Essentially, the battle between Indian and multinational pharmaceutical companies boils down to a fundamental disagreement about the definition and the ethics of innovation. India's pharmaceutical companies have a very different business model than that of the research-focused big international pharma companies. Firms like Switzerland's Novartis and America's Pfizer -- which is the world's largest pharmaceutical company -- often spend decades and billions of dollars developing a single medication. They say they need patent protection on their drugs in order to support the high research costs that come with innovation. Indian companies do not invest in research and development on the same scale. Rather, they wait until successful drugs come off patent, and then make copycat versions to sell at a fraction of the cost across the developing world. Indian generic manufacturers sell their version of Gleevec for about $175 a month; the brand-name medication costs patients in India $1,900 a month, although Novartis has a support program that has provided over $1.7 billion worth of Gleevec, free of cost, to Indian patients since 2002.

To U.S. pharma companies, the divide seems stark: Indian companies are simply stealing and repackaging their intellectual property. Yet the view is not the same in India. There, they take the moral high ground, arguing that the long-term costs of drug production become irrelevant if they are not an option for millions of patients in the developing world. After the Novartis decision, an editorial in the Indian newspaper The Hindu declared, "The decision affirms the idea that a patent regime loses its social relevance when a drug is priced beyond the reach of the vast majority of a country's people." Popular sentiment against U.S. and multinational pharma companies, and support for domestic generic companies, remains strong.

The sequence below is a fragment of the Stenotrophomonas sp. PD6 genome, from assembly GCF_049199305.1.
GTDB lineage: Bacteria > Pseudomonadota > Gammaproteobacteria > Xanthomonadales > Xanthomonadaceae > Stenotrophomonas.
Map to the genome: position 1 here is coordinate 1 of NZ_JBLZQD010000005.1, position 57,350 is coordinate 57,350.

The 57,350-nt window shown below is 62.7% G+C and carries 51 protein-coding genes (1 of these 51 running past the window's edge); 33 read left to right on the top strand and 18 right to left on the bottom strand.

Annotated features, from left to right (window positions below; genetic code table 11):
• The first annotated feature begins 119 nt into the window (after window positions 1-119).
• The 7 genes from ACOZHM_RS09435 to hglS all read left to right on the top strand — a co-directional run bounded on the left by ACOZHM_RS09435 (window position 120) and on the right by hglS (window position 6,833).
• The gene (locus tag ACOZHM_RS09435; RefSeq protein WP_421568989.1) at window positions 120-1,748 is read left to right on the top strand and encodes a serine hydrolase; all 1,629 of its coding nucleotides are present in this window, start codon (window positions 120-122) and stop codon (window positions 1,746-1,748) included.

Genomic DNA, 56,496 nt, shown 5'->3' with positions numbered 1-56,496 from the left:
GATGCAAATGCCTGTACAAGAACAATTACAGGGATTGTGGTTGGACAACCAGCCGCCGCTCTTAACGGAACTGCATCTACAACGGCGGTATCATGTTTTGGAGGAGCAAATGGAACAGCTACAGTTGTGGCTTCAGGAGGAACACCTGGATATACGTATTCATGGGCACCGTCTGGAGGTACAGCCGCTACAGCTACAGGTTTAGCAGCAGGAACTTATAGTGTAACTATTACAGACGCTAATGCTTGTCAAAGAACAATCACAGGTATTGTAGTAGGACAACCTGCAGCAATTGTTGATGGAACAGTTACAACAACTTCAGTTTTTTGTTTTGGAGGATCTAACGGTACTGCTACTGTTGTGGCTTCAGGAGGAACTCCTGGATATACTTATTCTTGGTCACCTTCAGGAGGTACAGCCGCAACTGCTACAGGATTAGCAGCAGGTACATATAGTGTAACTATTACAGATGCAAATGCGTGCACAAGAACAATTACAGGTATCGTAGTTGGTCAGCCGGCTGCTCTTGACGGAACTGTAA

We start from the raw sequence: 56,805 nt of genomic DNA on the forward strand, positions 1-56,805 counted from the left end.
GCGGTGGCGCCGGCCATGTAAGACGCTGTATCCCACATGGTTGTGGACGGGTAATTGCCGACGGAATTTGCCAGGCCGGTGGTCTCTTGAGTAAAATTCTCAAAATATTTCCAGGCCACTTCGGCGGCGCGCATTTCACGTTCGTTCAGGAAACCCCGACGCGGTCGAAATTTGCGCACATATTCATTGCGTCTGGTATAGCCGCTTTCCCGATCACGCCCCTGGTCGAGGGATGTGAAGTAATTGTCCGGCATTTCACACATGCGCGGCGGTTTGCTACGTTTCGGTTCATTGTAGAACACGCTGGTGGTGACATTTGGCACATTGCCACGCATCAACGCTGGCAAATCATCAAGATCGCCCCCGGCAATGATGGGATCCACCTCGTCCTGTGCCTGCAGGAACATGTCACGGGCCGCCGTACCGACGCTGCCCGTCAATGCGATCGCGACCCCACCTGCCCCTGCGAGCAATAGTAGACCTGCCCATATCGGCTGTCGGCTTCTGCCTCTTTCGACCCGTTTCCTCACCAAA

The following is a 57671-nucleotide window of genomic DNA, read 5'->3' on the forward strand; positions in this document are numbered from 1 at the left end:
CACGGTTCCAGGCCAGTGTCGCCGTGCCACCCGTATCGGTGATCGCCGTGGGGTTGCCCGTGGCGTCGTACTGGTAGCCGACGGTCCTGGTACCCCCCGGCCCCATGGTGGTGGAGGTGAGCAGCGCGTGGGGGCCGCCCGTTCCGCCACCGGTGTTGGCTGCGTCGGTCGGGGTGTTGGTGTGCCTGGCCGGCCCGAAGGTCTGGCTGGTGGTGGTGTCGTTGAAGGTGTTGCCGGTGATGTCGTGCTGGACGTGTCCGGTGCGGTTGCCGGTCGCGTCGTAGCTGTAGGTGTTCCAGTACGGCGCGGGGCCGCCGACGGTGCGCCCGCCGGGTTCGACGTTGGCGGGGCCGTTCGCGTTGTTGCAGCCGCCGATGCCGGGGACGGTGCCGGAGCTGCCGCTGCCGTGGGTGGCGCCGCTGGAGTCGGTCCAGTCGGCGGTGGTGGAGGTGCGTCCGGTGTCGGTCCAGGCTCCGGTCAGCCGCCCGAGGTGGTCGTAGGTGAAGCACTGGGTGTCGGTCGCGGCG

Take Cipla, the country's most successful generics company. In 2001, Cipla made world headlines by offering to sell a generic version of a triple cocktail of antiretroviral drugs to HIV-positive patients in developing countries for $350 a year, per patient. The cost was radically lower: in the West, the cocktail cost between $10,000 and $15,000 a year, per patient. Today, some 40 percent of HIV/AIDS patients undergoing antiretroviral therapy worldwide take Cipla drugs. Cipla became known as the pharma company that cares. Its chairman and managing director, Yusuf Hamied, has been portrayed as a kind of Indian Robin Hood. In fact, he became a source of national pride in India. Hamied was awarded the Indian government's highest honor, the Padma Bhushan in 2005.  In an interview with Forbes Asia, Hamied claimed that he has done more humanitarian work than Bill Gates and Warren Buffet.

Last year, Cipla announced that it was slashing the prices on its cancer drugs by 75 percent, to make them not only affordable in India, but across sub-Saharan Africa and in other low-income regions. "We had taken the lead to provide affordable medicine for AIDS, and I think the time has now come -- 10 years later -- when we do a similar thing for cancer," Hamied told the Wall Street Journal. Not incidentally, Hamied is also one of the richest men in India. Last year, Forbes magazine declared that the ten richest tycoons who made their fortunes through generic drug manufacturing were worth a combined total of $25.7 billion. "India's Pharma Kings," the magazine dubbed them. Generic drugs may mean terrible business for multinational pharmaceutical companies, but clearly they have been a boon to India.